There are thousands of species of bees in the world. Our favourite, the honey bee, is just one of the estimated 25,000. It’s not even the cutest, friendliest, or most interesting. Those qualities go to some fascinating creatures you will discover in a lovely new book, Bees: An up-close look at pollinators around the world.
The book is jammed with full-colour close-up photographs of wild bees – especially in their role as the world’s pollinators. Examples from around the world are arranged by continents into 7 chapters. Antarctica isn’t represented, but 7 regions/continents are still there because Central America and the Caribbean are given their own section. The isthmus and islands deserve the coverage. There are some stunning bees in that area.
The North America section covers 18 species, including a gentle Bombus griseocollis (Brown-Belted Bumblebee) collected in Washington, D.C., and an affable Anthophora affabilis from the South Dakota Badlands. The latter, a gray/white badlands bee, is found world-wide (except Australia), so you may have already encountered a subspecies of this fluffy burly Flower-Lover. The one shown below has an enormous tongue, adapted to reach nectar found deep inside a species of an abundant badlands flower.
Bees: An up-close look at pollinators around the world is a handsome 160-page book of stunning close-up images of wild bees photographed against solid black backgrounds. Details of wing veins, segmented antennae, and hair follicles make this an amazing coffee table book. But it’s more than a great collection of art. Along with each of the hundred or so species there are a couple of descriptive paragraphs which include species’ names, common names, and native locations. The text itself is nicely written. As an example, I’ve lifted a couple of sentences that begin the summary about the Valdivian Forest Forked-Tongue bee, which is shown below. The authors tell us:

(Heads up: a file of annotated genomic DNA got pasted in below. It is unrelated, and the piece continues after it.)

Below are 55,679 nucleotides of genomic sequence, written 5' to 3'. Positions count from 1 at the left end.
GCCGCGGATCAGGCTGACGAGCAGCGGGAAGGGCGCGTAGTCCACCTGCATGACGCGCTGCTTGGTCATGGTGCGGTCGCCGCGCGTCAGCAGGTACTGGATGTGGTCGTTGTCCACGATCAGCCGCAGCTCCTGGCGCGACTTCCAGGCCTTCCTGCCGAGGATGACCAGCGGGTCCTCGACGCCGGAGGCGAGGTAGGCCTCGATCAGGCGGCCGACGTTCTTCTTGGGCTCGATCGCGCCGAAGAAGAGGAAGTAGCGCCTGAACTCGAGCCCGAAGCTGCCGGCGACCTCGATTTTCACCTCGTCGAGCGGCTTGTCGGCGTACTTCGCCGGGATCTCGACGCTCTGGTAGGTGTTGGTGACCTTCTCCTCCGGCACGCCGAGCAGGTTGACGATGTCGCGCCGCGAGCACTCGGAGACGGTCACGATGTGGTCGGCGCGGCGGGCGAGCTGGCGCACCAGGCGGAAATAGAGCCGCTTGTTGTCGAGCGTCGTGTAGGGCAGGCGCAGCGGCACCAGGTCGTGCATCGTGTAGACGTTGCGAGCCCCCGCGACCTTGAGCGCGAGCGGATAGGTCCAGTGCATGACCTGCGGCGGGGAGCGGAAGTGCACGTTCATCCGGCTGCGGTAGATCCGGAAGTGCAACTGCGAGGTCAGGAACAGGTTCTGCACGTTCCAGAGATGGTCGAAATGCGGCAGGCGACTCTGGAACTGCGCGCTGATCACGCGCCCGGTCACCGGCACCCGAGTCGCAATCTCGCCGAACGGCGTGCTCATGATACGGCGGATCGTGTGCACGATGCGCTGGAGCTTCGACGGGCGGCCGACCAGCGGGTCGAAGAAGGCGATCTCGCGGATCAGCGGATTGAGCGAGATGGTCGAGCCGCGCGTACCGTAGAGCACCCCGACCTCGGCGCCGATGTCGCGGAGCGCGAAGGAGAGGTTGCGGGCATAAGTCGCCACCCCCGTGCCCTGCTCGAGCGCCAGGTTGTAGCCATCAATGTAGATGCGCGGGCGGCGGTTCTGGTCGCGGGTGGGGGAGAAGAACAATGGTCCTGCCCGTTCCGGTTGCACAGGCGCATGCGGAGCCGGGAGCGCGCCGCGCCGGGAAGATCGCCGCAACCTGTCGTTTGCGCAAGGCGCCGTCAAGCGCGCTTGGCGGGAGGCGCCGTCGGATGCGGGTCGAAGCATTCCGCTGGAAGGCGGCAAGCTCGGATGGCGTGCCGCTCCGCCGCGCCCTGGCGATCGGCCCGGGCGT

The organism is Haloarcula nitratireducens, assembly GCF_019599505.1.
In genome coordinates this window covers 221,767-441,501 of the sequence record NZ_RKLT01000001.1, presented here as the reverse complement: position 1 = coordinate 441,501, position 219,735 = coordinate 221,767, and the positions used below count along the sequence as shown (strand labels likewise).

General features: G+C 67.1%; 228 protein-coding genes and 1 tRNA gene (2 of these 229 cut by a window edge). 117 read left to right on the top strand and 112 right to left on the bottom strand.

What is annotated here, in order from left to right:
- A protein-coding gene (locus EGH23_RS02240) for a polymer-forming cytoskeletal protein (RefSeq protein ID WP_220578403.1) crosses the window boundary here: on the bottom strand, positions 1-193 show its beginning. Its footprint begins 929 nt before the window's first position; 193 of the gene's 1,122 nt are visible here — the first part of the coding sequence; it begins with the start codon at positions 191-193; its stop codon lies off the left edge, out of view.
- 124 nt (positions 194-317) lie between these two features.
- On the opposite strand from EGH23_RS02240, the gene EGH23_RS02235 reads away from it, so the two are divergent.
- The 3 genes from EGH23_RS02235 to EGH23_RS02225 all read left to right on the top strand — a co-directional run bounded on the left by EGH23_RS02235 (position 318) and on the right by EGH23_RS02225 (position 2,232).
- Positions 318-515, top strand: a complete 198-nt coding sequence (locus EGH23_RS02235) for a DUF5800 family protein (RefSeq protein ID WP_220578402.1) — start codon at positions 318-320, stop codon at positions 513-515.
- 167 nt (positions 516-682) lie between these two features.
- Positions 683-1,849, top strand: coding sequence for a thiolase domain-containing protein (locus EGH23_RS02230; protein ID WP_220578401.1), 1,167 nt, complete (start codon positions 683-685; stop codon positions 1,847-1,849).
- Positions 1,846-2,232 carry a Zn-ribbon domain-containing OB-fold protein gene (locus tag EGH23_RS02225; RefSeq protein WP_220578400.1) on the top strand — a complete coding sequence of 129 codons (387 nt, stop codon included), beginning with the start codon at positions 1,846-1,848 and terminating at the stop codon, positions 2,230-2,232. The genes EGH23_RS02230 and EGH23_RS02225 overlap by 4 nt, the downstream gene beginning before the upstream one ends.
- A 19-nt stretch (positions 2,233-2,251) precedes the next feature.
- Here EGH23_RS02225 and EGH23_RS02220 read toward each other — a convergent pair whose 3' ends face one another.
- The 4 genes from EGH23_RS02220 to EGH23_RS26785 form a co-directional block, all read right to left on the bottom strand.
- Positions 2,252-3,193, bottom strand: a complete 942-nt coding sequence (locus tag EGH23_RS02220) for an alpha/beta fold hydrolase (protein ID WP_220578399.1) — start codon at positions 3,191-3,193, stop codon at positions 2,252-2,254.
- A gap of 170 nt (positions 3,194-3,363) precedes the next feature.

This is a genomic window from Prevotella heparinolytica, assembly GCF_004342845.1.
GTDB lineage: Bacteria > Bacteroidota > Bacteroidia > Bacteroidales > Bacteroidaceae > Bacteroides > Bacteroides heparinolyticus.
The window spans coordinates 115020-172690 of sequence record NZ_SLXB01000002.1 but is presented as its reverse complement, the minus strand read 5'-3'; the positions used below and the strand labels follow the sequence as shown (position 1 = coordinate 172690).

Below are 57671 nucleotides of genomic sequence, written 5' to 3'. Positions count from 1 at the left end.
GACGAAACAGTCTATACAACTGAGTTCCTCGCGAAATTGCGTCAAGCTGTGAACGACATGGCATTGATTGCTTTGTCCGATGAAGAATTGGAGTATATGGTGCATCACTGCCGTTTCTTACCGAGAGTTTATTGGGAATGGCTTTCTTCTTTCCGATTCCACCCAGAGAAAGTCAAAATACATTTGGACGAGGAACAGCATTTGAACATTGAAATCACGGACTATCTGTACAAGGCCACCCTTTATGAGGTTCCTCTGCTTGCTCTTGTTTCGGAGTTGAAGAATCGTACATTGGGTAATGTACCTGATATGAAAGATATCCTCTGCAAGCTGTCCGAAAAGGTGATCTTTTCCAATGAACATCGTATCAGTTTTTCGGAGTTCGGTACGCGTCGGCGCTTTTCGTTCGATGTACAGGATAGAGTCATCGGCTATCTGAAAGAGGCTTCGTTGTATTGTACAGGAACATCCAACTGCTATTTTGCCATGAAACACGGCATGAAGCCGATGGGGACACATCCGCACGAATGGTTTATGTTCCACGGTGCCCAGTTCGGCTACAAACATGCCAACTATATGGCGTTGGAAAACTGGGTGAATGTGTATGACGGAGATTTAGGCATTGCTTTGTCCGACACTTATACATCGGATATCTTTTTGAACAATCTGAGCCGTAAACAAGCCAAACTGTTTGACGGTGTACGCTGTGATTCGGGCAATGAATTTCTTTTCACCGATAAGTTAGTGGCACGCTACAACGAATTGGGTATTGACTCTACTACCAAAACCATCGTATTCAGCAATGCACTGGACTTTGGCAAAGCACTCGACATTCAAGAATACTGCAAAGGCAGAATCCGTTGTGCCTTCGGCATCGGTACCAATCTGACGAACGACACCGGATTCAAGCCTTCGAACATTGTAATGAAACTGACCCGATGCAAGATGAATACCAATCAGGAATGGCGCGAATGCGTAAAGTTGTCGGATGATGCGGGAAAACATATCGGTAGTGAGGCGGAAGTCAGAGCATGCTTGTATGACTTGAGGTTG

“Southern Chile has a wonderful temperate rain forest. Many of the plant and animal species from this region are found nowhere else in the world. This specialness also holds true for their bee species. The Valdivian Forest Forked-Tongue is restricted to this region and, as a generalist, pollinates many of the woody plants in the forest. These woody plants are also unusual in that they have a much higher dependence on insect pollinators than similar plants found outside this region, which often depend on wind pollination or, only secondarily, on insect pollinators.”
The authors of Bees: An Up-Close Look at Pollinators Around the World, Sam Droege (United States Geological Survey) and Laurence Packer (Toronto Biology Professor at York), have produced a stunning volume. I especially like how they advocate for the citizen scientist. They share camera tips that resulted in their gorgeous photographs. We are told that their camera is no big deal – many amateur photographers have the same equipment. They used a Canon EOS 5D with a 65 mm 1-5x lens. A direct flash at the subject would have resulted in a stark contrast so (I like this!) they use an inverted Styrofoam beer cooler to bounce a more diffuse light towards the bees.
I won’t give all the details, you can read their book, but one of the things that makes the bee photography so stunning is the slight (5-power) magnification. As any of you who have peered through a microscope know, a down-side to magnification is the very narrow range of what stays in focus. To see more of your subject, you have to move the lens and refocus so that a different part of your specimen is sharp and clear. But the pictures in this book have a wide range of detail, all nicely in focus. To achieve this, they photographed a series of images, each with the lens slightly shifted, then they used over-the-counter image merging software. It was obviously a lot of work. The results are brilliant.
I have a few complaints about this book, but they are minor:
The book lacks an index so it is hard to quickly look up a favourite creature.
Almost all the North American species were from Maryland or the US east coast.
The North American section includes Apis mellifera, our common honey bee. The honey bee is certainly widespread and important in North America, but it is an introduced (just 400 years ago) invasive species which has uprooted and displaced native North American pollinator bees. The authors should have at least pointed out that honey bees are not North American natives.
Nevertheless, don’t let these issues detract from the quality of this lovely, well-designed book. It will make a great holiday gift for any beekeeper or naturalist on your shopping list.
You may like to check this 1-minute video, narrated by author Sam Droege, to learn more or to simply enjoy the photography. You might also take a peek at Droege’s Flickr page which features more of his brilliant photography.